A scientific researcher extracts the RNA from embryonic stem cells in a laboratory. Photo by Mauricio LIMA/AFP/Getty Images

FDA weighs crackdown that could shut hundreds of stem cell clinics

Scientists on Monday will urge the Food and Drug Administration to crack down on rogue clinics across the country that market stem cell treatments for a dizzying array of ailments from autism to paralysis to erectile dysfunction.

But the move comes at an awkward time — because research on stem cell treatments is just starting to bear fruit.

Tantalizing results from a series of small studies suggest injections with certain types of stem cells may be effective treatments for conditions such as stroke and multiple sclerosis. The results have energized patients and doctors, who are expected to bombard the FDA with pleas to leave commercial stem cell clinics alone, in the name of speeding research and giving desperate patients hope.

Academic researchers will be left to walk a delicate line: Acknowledge the progress they’ve made in developing stem cell therapies — and then make the case that such treatments aren’t yet ready for prime time, and especially not in for-profit clinics.

There are now more than 500 stem cell clinics in the United States. Many charge $5,000 to $20,000 for injections of “stem cell” solutions that may not contain the same kind of stem cells used in controlled experiments — and indeed may not contain stem cells at all.

Because they generally use cells they’ve isolated from a patient’s own fat, and because those cells are considered only “minimally manipulated,” the FDA has not regulated the treatments as it would a traditional pharmaceutical. But safety concerns have spiked — some patients have gone blind after treatment, and others have developed tumors — so the FDA is now proposing to regulate the cells as drugs, meaning clinics would have to go through a costly and rigorous approval process before treating patients.

“It would put an end to any cell therapy now being offered in the US,” said Dr. Leslie Miller, a cardiologist from Tampa, Fla., who has studied stem cells for the past decade.

Miller argues that such a stern crackdown would hinder research progress: “We need an approach that’s more pragmatic.”

Patients who want immediate treatment for their conditions — and clinic owners who want to sell those treatments — say the FDA is being pressured into taking a tough line by academics and pharmaceutical giants who want to control, and profit from, the stem cell industry.

“The problem is, if we do well, it hurts their business plan,” said Dr. Mark Berman, a plastic surgeon in Beverly Hills, Calif., who is scheduled to testify.

Back in 2002, Berman cofounded a chain of clinics called the Cell Surgical Network. He says he and other physicians in the network have conducted some 5,000 stem cell treatments — including on himself and his wife — for conditions such as arthritis and hip, back and joint pain. He called the draft regulations arbitrary and hypocritical.

A ‘hype machine’ in overdrive

The fight over regulation comes at a time when leading stem cell researchers, after years of disappointing results, are increasingly excited about new studies showing the cells appear to be safe and may be effective in treating a variety of crippling diseases, including macular degeneration and Parkinson’s.

“It’s a very exciting time,” said Sally Temple, a stem cell researcher at the Neural Stem Cell Institute in Rensselaer, N.Y. “We’re going to see many treatments for diseases that are currently untreatable.”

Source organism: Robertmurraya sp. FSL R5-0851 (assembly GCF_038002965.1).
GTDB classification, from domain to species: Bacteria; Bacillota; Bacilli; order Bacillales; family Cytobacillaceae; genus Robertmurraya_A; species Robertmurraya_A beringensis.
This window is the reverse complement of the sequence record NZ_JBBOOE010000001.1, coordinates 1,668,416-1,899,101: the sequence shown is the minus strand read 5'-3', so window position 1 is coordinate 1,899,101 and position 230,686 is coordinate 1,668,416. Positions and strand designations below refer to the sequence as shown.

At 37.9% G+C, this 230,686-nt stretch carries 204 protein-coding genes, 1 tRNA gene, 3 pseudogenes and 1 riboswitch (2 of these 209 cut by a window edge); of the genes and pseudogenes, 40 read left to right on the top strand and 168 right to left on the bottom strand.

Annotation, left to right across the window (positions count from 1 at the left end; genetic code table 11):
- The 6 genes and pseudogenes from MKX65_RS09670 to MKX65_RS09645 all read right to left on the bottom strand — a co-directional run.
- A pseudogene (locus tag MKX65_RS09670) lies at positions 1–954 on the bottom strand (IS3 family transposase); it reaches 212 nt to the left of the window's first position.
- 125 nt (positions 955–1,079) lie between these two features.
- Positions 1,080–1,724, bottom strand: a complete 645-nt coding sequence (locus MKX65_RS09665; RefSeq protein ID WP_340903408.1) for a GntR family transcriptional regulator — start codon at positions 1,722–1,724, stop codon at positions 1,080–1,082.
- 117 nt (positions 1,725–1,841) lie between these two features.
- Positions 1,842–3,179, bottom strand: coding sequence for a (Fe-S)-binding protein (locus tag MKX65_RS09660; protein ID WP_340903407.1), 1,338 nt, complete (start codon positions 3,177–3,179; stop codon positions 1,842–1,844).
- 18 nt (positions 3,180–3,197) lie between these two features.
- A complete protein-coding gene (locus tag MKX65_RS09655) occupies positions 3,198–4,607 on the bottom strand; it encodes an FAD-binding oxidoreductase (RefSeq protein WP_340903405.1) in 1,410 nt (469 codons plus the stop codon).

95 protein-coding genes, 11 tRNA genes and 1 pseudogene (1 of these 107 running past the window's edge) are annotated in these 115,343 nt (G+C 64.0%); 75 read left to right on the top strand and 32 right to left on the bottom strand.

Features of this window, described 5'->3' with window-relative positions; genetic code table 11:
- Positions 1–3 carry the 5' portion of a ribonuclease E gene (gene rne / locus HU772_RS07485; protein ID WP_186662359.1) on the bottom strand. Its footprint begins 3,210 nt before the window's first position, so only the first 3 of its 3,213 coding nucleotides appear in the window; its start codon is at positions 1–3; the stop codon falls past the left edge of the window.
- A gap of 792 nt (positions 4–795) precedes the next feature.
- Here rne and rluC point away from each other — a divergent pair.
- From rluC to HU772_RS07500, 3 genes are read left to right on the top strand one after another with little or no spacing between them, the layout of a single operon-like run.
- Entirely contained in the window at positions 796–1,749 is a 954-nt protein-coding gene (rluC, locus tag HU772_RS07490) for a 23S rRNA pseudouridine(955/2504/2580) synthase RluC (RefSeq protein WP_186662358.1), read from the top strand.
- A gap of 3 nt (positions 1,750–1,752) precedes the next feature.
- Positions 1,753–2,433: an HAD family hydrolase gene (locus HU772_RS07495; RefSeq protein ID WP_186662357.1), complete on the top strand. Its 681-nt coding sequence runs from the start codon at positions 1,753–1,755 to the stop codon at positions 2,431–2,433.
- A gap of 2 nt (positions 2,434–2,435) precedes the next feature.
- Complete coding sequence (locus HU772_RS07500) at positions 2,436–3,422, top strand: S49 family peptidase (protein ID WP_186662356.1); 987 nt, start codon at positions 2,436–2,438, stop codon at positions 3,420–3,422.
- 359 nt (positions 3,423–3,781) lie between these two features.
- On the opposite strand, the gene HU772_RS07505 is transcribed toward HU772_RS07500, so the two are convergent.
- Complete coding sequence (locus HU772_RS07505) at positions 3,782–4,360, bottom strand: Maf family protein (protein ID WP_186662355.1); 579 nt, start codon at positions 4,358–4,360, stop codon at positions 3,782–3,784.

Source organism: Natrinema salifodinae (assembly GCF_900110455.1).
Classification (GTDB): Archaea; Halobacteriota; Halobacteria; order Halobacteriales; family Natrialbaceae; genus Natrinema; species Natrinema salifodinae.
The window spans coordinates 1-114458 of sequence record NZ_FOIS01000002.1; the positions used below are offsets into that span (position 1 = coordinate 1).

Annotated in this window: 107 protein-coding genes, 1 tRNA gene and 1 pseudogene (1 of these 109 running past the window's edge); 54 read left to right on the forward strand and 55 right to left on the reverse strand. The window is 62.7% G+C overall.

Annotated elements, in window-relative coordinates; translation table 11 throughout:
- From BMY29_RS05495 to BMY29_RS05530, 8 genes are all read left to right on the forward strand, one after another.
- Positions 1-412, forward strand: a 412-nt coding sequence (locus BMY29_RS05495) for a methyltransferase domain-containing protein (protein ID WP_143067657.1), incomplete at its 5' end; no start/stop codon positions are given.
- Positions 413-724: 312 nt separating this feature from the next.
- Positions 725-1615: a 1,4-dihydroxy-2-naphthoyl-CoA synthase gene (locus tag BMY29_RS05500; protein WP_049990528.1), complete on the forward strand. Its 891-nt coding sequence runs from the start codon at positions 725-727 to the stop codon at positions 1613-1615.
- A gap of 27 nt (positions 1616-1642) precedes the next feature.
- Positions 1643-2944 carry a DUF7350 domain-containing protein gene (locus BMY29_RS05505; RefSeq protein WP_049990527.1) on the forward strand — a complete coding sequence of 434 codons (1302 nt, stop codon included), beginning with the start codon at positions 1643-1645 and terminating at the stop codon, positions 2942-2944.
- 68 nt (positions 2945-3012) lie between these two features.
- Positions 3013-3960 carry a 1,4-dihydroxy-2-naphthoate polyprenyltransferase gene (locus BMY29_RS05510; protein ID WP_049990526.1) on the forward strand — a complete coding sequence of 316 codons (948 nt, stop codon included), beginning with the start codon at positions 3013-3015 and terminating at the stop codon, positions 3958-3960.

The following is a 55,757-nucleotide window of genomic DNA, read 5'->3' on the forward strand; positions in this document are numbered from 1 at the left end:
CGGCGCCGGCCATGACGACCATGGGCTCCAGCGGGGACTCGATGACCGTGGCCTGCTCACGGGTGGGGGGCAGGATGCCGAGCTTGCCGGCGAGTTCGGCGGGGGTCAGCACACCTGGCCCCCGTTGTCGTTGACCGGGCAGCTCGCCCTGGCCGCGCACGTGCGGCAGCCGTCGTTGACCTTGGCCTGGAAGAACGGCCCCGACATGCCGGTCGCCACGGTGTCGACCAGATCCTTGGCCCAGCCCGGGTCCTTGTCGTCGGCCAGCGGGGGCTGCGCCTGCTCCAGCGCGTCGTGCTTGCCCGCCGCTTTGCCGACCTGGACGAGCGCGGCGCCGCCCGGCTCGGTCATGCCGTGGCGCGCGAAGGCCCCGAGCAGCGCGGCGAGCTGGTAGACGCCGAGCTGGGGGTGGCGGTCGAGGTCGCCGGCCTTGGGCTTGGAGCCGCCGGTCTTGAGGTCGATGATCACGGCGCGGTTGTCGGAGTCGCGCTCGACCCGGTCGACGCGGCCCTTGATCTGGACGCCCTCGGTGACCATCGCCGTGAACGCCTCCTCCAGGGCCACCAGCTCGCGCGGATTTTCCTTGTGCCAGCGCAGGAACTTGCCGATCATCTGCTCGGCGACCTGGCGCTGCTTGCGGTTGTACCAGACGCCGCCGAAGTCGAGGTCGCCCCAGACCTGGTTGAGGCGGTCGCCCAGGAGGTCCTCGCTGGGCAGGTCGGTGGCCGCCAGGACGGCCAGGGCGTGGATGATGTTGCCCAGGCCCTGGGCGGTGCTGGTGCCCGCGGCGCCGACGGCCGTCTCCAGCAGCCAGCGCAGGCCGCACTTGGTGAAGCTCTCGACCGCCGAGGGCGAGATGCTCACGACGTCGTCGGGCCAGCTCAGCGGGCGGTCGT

The results researchers are so excited about are only possible because of decades of tedious work to establish safety protocols, test concepts and learn how to grow, produce, and manipulate stem cells, she said.

“It’s hard to have people understand how long this whole process takes,” said Temple, who also serves as president of the International Society of Stem Cell Research. “You would not believe what we have to do in my lab to prepare cells properly.”

Researchers in favor of an FDA crackdown warn that the new crop of studies are small — one involves just a single patient — and far from definitive. Some have not yet been published. They also note that some experimental treatments have highly toxic side effects.

And they worry that if the FDA does not act, more and more patients who hear about the promising but very preliminary study results will seek care at unregulated, for-profit clinics, which may not have the expertise to properly prepare and administer stem cell treatments, or which may not even be using actual stem cells in their injections.

“Academics and stem cell researchers are part of the problem,” said Leigh Turner, a bioethicist at the University of Minnesota who has been urging the FDA for years to shut down private stem cell clinics. “They give sober talks on the spread of red-flag clinics — but whether they like it or not, they are part of the stem cell hype machine.”

“You see scientists issuing press releases describing patients getting out of wheelchairs and walking. They sound just like the clinic operators,” he said.

The FDA has shut down a handful of the more than 550 commercial stem cell clinics in the US, mostly over concerns about sterility, but many critics say that’s just a drop in the bucket.

“The clinics are doing an unapproved and for-profit gigantic human experiment,” said Paul Knoepfler, a stem cell researcher at the University of California, Davis who has extensively and repeatedly chastised the FDA for non-action on his blog The Niche.

Tantalizing hints of the promise of stem cells

Stem cells can be extracted from a number of different tissues. They’re highly flexible and can turn into other kinds of cells — heart cells, say, or retinal cells. That ability lets them act as a kind of internal repair system.

Stem cells extracted from bone marrow have long been used to treat cancer, and blood and immune disorders. Now a variety of types of stem cells are being tested in a slew of other applications.